Save the baby bottom smooth shave for wedding picture day: I discussed this in a previous post. Interested readers should check it out.

Use a washcloth to rinse

Your shave is done, your razor is proudly hanging back in its stand and its time to both remove any remaining lather and give your face its first hint of relief – the post shave cold water rinse. Its beyond the scope of this post to discuss the advantages of water temperature for this first rinse (pores are not gates that open and close!), suffice it to say, I prefer the cold (but not too cold) rinse. For years, I cupped my hands under the running water or in the newly refilled sink and splashed water onto my face. Not only is this ineffectual, but rather messy as well. This is because, as anyone who has ever tried to hold sand in their hands while at the beach will know, cupped hands are rather leaky. Most of the water you are trying to ferry to your face has already leaked out before you reach your face. USE A WASHCLOTH. Take a washcloth (folded in half) and cup your hands underneath. Now use your washcloth lined hands to do the rinsing. Instead of ineffectually splashing water on your face, you are immersing your face in cold calming water…ahhhhh. Less mess, better rinse!

How to tell when you achieved rock stardom as a wet shaver? Use a white washcloth for the rinse and not need to bleach it when you wash it!

Use a post-shave oil

I learned a lot living in Italy; mainly about food and wine, but also about shaving. Yes, Proraso makes a really nice aftershave balm, but “real” Italian men just use some Extra Virgin Olive Oil (EVOO). One gets the distinct impression that EVOO is to Italians as Windex was to the father from My Big Fat Greek Wedding. They use it literally for everything; including cooking. No witch hazel or alum block for me, just a large drop of oil spread over my face after my rinse. Squeeze out the washcloth and use it to pat dry your face, then apply your drop of oil. For those who prefer a shave product over a food product, Beta Naturals makes a great argan-based post-shave oil. Like a witch hazel or alum block, a post-shave oil also stops the weepers from weeping.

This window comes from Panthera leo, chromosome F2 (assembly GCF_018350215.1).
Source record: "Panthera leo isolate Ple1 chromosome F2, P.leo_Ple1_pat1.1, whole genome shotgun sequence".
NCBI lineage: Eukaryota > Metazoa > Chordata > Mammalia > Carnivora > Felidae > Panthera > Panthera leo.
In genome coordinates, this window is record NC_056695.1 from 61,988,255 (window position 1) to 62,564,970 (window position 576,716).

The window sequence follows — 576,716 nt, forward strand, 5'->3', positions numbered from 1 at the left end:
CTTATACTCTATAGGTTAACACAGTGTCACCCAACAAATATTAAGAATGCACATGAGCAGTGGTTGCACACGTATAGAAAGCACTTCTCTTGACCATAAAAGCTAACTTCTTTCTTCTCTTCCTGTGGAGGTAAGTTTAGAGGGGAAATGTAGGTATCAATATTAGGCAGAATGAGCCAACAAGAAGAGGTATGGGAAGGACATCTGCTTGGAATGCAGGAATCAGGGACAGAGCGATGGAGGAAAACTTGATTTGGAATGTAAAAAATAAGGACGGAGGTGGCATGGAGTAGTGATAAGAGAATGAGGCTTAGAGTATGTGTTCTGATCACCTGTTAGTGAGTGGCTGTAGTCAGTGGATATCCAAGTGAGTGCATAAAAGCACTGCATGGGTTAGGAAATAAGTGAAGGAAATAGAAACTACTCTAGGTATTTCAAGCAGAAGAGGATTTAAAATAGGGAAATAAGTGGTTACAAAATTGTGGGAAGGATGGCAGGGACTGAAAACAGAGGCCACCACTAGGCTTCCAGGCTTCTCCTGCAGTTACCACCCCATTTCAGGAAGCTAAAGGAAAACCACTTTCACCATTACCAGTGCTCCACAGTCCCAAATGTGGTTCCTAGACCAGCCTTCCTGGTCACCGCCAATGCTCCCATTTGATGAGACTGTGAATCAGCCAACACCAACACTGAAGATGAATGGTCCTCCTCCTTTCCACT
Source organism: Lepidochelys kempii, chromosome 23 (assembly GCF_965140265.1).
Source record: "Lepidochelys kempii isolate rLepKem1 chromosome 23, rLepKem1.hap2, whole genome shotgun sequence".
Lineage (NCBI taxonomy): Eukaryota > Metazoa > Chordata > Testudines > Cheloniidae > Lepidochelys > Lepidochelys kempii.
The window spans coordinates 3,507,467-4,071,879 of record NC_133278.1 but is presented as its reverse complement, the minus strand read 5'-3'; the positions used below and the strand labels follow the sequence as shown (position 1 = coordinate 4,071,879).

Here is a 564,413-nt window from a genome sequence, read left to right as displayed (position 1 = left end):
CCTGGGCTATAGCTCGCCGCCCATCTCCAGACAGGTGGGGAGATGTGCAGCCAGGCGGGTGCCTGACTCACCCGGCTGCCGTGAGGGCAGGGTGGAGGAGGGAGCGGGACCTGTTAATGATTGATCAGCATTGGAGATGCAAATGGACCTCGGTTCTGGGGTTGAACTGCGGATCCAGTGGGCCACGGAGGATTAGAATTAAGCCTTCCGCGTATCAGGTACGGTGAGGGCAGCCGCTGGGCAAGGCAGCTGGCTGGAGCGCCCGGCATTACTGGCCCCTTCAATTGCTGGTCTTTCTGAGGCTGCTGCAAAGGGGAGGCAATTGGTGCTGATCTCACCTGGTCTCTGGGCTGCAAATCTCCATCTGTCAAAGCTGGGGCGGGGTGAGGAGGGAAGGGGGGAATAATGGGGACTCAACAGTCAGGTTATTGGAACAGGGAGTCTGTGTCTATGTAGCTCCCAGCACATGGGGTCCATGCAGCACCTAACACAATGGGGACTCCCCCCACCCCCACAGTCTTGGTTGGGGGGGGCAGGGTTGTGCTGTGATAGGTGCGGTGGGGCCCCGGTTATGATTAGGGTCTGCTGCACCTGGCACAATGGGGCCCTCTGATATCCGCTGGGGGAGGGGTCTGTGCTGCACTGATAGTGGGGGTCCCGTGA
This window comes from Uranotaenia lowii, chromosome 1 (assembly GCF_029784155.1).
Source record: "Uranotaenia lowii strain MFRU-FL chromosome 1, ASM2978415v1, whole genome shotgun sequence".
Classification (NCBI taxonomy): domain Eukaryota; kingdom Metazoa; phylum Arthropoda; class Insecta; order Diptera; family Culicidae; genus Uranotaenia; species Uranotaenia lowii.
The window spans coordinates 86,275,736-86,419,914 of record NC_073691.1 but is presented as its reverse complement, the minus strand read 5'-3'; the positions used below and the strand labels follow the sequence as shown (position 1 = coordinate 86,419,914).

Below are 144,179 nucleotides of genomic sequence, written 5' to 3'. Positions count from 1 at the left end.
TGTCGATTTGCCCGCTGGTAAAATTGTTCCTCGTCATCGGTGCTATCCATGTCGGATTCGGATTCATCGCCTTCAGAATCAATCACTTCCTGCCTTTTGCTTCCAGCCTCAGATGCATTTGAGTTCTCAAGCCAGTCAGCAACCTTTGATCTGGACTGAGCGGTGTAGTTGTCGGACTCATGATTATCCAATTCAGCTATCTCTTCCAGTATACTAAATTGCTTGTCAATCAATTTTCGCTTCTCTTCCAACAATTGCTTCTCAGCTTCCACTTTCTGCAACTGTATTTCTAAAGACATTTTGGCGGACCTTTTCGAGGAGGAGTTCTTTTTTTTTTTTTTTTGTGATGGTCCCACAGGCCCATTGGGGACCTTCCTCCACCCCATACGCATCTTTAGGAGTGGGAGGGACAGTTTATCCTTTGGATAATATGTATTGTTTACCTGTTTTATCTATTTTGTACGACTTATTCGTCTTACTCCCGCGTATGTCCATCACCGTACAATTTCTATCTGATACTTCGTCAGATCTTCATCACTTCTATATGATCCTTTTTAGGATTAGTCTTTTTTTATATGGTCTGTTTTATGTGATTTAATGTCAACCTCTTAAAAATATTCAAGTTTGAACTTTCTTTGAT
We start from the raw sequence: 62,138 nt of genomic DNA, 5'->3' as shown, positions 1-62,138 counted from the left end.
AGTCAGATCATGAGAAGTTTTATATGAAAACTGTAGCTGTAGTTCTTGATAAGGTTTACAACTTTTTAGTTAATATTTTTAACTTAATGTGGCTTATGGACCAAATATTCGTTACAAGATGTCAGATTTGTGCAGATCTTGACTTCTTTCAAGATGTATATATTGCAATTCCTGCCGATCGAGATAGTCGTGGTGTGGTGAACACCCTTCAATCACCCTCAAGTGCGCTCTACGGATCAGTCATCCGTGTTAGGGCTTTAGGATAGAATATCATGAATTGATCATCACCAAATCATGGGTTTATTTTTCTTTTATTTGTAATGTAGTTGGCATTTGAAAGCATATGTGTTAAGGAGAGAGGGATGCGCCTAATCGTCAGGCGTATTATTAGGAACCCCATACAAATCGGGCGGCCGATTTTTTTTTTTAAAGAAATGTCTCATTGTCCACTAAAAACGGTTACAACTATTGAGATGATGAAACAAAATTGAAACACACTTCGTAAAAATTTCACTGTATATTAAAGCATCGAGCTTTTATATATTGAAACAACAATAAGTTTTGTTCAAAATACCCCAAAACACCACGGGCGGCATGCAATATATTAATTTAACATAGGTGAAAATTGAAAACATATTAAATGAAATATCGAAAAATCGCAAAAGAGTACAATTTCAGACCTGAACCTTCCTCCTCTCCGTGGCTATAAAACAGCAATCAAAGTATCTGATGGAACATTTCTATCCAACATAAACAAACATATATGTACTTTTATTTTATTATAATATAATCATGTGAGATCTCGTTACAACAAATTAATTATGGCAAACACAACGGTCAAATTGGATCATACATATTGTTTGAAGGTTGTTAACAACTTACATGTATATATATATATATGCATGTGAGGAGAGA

In the summer time this is all I use post-shave. In the drier months, I follow up the oil treatment with a very small dollop of a quality aftershave balm. Current personal favorite is the Village Barber Shaving Balm. Don’t over use aftershave product: less is more.

Clean up after your shave

Sadly, I must admit that this one took me a while. For many years, I shaved in the shower – the gold standard for doing prep right! When I migrated to the sink, post shower, and before I figured out the washcloth trick, I would evidently leave the bathroom, clean but rather wet. Do your spouse, roommate, yourself a favor; wipe down the sink and leave it as clean (or cleaner) than when you started your shave.
Finally do your teeth and razor a favor together: Dentists (or maybe its the toothbrush lobby) tell us that we should replace our toothbrushes about every three months. One should also periodically clean one’s shaving equipment; its a match made in consumer heaven. Clean your razor with your old toothbrush before discarding it.

There you have it, my less meaningful suggestions to improve your daily shave. Don’t forget: Prep, Don’t Press, and if you start yearning for the smell of Napalm in the morning I suggest listening to different music while shaving.